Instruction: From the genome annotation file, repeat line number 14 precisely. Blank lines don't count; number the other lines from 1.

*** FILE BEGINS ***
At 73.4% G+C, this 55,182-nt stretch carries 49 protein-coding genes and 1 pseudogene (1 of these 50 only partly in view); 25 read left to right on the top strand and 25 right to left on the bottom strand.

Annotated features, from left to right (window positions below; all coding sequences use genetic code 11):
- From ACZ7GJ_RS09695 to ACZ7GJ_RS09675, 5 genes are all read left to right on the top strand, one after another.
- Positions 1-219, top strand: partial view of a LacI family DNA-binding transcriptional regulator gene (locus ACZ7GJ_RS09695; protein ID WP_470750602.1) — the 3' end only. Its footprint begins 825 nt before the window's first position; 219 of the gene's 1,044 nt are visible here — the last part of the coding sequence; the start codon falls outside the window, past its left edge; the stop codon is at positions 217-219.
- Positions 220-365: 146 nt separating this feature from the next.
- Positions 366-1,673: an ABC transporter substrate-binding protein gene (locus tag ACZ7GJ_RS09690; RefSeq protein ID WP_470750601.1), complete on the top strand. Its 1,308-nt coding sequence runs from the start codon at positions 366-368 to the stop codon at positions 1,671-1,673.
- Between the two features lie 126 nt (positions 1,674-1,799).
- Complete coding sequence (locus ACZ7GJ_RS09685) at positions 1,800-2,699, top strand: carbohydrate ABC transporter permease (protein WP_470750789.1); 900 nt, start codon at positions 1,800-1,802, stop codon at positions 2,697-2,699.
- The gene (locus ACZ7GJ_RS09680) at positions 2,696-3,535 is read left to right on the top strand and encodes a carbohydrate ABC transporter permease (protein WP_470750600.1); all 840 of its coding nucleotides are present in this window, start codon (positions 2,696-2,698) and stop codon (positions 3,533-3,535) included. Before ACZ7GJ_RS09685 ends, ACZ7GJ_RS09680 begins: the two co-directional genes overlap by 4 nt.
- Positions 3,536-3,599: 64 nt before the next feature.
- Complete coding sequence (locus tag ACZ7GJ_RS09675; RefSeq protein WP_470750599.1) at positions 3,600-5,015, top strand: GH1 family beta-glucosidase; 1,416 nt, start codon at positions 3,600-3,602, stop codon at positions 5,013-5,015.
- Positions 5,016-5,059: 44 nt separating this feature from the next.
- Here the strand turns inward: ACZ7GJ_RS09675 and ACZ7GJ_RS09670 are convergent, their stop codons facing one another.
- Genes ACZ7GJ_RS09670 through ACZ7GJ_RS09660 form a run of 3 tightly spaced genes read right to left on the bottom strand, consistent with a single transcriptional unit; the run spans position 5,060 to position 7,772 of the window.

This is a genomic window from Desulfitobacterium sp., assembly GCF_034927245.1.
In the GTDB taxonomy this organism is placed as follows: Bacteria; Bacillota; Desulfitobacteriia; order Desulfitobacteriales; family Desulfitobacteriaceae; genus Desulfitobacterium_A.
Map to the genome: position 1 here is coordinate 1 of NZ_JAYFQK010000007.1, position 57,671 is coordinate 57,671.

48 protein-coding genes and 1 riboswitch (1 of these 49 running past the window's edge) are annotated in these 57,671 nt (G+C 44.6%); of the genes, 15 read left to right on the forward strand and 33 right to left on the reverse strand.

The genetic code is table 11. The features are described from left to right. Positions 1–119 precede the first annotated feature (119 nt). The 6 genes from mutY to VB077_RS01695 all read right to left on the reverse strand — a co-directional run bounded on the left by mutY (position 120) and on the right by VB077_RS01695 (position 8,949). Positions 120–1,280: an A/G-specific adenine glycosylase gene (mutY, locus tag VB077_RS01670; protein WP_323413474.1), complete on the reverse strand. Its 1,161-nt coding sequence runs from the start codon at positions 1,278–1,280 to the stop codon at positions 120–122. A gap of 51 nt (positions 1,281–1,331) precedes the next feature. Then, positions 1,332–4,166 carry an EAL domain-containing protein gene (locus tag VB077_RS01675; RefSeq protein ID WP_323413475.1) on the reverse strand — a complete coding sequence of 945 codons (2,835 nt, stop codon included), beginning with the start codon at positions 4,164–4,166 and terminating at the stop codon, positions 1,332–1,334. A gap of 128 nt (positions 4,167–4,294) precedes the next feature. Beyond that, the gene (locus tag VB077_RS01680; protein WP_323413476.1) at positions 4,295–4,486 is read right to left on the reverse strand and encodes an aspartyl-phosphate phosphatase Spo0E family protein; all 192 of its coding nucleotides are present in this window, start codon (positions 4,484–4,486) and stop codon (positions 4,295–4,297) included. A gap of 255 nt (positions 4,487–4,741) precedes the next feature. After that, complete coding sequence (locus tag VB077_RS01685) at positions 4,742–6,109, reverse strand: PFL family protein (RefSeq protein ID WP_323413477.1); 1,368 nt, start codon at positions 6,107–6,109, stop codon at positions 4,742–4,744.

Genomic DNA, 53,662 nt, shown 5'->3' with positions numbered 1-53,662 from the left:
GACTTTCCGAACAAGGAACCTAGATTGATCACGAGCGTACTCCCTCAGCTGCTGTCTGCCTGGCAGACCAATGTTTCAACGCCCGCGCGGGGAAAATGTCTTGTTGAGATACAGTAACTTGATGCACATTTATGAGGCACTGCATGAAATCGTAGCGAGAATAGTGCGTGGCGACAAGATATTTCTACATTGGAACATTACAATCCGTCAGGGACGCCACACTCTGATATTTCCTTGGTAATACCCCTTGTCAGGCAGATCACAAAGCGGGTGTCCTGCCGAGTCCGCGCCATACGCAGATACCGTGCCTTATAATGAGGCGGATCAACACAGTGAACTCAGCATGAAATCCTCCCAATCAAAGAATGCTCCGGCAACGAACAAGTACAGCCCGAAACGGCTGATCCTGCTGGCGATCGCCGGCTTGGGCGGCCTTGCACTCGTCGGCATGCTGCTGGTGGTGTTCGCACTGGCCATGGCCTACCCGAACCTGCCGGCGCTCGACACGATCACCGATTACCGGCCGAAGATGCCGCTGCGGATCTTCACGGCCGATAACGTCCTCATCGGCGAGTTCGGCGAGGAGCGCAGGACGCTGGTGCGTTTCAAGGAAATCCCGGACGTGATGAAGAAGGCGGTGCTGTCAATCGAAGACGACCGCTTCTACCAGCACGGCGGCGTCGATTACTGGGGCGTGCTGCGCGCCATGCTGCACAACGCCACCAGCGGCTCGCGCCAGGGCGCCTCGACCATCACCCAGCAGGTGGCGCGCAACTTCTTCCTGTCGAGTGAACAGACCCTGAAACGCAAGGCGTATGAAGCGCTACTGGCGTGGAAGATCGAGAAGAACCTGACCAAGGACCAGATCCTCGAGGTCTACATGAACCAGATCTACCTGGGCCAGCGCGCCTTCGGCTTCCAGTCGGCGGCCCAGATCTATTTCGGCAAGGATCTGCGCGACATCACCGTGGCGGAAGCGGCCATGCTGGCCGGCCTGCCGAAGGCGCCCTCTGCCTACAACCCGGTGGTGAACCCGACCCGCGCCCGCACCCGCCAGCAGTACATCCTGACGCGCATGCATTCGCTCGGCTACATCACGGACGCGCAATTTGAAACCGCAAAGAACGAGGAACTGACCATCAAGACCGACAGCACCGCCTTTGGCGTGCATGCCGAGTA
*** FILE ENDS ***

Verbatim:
- Genes ACZ7GJ_RS09670 through ACZ7GJ_RS09660 form a run of 3 tightly spaced genes read right to left on the bottom strand, consistent with a single transcriptional unit; the run spans position 5,060 to position 7,772 of the window.